Substitute Teacher Shortage Affects State High

Pictured on Nov. 9, a large banner photo on encourages viewers to seek more information about the district’s job openings, including substitute positions. Upon clicking the maroon “Learn More” button, viewers are directed to a site from which they can scroll through job listings and apply.

Sophia Bills, News Editorial Assistant

Keeping in sync with recent national labor trends across the education sector and others, State College faces a districtwide substitute teacher shortage. The State College Area School Board approved a pay raise for substitutes last month in an attempt to garner interest for open positions, but State High still feels the shortage’s effects, especially in the writing, math, and testing centers.

In mid-October, the school board unanimously decided to raise substitutes’ daily pay $10, from $95 to $105. District retirees’ daily pay increased from $125 to $135. As an additional incentive, daily wages for non-district retirees now increase to $120 following 20 days worked.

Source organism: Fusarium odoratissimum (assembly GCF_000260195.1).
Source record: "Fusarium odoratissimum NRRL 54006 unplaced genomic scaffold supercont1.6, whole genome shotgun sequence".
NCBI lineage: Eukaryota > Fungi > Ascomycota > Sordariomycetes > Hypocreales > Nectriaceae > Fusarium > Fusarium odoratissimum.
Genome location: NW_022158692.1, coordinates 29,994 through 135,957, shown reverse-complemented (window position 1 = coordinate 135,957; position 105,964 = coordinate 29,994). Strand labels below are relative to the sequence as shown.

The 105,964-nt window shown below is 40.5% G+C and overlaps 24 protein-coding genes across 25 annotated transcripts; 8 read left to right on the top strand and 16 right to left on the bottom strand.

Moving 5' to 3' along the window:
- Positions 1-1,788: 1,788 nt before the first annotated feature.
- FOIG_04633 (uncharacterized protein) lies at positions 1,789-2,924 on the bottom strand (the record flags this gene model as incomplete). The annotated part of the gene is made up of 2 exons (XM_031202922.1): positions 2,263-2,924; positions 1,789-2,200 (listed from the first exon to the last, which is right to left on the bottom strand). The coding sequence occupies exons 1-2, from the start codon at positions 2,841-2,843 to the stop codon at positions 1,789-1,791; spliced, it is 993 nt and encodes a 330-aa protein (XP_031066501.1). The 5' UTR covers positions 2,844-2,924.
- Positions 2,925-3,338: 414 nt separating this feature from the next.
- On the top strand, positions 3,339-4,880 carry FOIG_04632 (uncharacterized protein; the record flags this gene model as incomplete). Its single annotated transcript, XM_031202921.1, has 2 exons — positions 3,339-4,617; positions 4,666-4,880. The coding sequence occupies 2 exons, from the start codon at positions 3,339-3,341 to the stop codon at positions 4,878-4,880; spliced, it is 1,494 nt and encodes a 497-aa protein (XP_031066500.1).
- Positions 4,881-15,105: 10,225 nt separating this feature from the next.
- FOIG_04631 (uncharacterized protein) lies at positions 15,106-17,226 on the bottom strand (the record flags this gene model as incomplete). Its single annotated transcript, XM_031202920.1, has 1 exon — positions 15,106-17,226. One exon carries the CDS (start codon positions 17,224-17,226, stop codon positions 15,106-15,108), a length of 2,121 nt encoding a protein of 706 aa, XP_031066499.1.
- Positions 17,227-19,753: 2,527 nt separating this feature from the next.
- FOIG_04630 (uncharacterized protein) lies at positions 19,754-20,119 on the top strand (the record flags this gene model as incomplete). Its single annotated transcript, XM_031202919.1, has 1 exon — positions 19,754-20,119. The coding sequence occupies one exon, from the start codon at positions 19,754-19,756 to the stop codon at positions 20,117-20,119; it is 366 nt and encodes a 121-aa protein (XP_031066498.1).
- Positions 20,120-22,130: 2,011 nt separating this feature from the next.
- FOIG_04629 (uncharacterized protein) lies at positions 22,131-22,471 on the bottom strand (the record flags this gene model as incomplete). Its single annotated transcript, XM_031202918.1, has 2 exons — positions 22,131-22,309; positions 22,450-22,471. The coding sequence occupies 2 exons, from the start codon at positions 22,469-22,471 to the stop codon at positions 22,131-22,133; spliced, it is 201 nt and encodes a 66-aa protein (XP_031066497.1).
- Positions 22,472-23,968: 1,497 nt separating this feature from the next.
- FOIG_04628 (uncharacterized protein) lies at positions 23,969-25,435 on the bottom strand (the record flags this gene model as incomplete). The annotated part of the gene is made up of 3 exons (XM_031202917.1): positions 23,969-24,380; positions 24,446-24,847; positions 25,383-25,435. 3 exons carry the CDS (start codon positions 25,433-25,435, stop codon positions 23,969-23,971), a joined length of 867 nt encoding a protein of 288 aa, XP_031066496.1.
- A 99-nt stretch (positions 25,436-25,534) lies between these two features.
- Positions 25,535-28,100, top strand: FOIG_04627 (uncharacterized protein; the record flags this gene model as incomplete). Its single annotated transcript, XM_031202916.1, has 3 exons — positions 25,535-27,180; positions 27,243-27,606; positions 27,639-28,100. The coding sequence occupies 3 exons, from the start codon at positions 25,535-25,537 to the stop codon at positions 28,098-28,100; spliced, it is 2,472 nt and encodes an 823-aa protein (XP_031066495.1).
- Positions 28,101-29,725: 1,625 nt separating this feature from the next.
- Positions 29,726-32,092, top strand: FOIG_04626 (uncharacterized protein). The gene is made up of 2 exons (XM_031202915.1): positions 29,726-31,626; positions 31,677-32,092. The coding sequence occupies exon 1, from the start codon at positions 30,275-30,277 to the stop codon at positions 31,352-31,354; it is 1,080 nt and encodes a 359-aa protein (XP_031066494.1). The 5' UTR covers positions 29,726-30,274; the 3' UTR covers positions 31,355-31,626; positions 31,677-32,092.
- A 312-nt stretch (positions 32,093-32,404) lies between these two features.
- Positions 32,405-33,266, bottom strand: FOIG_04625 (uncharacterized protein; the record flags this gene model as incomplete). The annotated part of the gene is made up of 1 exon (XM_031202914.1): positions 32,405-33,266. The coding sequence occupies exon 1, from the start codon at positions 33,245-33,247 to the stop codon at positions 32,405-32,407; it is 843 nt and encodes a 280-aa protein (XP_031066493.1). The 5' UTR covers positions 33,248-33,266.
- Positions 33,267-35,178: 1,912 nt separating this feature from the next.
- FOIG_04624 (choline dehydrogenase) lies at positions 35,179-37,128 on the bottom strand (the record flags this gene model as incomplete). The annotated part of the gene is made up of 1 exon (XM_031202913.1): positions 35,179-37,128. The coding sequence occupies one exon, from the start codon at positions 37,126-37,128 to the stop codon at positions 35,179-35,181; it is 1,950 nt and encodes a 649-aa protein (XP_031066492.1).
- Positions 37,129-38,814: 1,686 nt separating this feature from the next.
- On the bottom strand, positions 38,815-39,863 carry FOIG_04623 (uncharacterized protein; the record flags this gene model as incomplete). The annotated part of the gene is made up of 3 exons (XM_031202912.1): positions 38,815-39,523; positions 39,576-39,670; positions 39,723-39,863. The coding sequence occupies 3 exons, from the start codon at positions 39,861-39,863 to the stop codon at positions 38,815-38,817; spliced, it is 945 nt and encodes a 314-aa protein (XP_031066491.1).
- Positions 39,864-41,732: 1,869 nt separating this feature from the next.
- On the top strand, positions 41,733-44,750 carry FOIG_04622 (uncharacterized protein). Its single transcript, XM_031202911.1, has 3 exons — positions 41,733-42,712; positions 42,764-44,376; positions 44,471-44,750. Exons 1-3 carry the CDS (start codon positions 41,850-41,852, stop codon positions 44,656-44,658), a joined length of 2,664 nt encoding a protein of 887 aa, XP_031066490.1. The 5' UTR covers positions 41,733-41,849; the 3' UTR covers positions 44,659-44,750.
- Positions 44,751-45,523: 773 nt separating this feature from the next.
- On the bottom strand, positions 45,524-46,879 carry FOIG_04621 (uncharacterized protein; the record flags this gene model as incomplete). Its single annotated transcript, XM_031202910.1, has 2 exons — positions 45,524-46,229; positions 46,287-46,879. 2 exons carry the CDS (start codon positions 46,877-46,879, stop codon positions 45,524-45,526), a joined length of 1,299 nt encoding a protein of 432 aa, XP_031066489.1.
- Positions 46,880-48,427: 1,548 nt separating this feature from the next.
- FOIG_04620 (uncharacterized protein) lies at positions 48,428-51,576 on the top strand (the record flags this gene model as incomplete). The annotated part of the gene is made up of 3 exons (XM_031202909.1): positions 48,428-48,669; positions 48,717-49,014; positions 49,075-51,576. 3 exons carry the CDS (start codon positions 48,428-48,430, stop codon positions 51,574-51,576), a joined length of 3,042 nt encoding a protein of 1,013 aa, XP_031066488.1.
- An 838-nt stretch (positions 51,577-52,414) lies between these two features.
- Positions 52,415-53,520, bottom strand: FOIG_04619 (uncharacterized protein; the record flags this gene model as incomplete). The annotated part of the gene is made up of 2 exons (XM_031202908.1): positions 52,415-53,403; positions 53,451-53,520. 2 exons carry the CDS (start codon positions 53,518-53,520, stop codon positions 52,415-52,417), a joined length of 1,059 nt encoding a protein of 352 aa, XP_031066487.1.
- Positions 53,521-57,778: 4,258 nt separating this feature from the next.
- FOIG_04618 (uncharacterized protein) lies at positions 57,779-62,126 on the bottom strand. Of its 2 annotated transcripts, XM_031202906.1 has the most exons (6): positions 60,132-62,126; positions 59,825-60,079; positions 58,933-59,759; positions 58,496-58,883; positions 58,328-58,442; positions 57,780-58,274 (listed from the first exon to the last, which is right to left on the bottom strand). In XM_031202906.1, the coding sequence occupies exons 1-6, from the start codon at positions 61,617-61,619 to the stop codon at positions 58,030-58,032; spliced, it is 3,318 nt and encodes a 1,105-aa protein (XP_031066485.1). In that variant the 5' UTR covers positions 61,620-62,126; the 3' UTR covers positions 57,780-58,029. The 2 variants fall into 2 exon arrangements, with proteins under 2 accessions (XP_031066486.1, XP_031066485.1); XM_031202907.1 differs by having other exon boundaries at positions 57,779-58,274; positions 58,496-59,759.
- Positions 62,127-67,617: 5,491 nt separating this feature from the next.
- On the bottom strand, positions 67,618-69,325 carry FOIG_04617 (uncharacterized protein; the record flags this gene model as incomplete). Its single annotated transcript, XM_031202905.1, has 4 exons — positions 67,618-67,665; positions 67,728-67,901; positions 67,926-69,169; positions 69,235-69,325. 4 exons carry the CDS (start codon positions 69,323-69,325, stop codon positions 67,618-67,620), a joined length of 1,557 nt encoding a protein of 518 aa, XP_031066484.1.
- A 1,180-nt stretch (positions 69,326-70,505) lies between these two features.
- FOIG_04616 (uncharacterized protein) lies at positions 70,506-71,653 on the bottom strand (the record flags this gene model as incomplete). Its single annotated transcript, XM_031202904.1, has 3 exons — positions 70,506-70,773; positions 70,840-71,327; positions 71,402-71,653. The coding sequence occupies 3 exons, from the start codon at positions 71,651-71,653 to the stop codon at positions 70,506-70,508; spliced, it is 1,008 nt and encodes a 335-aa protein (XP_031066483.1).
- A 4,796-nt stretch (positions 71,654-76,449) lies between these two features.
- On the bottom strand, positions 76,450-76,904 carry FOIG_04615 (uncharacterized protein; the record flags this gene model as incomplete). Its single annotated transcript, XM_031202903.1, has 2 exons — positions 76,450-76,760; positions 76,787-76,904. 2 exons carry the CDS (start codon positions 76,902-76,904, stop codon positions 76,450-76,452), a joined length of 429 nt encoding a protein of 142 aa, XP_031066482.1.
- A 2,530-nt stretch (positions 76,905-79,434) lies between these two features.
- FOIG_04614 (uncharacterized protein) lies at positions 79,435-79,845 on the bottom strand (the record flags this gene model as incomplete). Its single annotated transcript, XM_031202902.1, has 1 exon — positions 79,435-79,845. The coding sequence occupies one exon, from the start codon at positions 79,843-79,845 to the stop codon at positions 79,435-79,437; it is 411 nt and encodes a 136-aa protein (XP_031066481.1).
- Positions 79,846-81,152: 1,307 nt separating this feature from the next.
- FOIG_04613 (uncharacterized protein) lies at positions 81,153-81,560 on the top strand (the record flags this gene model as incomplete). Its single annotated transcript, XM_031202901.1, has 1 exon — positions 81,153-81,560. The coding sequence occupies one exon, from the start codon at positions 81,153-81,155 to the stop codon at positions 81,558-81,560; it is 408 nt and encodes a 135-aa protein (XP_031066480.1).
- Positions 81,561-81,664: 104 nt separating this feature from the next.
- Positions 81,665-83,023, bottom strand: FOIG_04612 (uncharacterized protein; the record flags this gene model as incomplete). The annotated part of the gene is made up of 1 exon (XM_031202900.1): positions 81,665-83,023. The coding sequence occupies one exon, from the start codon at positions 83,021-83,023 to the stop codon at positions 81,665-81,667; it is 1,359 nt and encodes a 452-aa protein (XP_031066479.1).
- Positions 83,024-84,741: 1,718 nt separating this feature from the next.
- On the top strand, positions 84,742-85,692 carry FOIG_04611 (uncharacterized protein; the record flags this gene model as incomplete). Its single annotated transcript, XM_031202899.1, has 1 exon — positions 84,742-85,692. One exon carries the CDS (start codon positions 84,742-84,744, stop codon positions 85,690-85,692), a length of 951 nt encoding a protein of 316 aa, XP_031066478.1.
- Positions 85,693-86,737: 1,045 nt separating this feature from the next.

Retired art teacher and long-time SCASD substitute Wanda Pluto reacted positively to news of the pay increase, appreciating how the additional compensation acknowledges the sometimes difficult nature of subbing.

“That’s good because we don’t get all the benefits, we don’t get all the perks of a full-time teacher,” Pluto said of the school board’s decision. “And sometimes, we find ourselves in some pretty weird situations, and we don’t know the students as well, so we’re really going in blind on some occasions.”

The district’s call for help from the community was met with some success: as of Nov. 5, the head of human resources reported 62 responses to substitute position ads and 16 new subs approved by the school board on Nov. 1, with ten of them qualified to fill in for teachers, according to State High English teacher Allison Becker.

The response to the district’s substitute advertisement is predicted to grow, but for now, its impact is yet to be felt by building substitutes (subs who currently work exclusively in one SCASD building, such as State High) and teachers alike.

Math-certified State High building sub Kenneth Cherry has found his schedule to be busier now than before the sub shortage. Previously, Cherry had occasional days off throughout the week when he had time to himself, but he now comes in every day since there is always bound to be an opening somewhere in the school.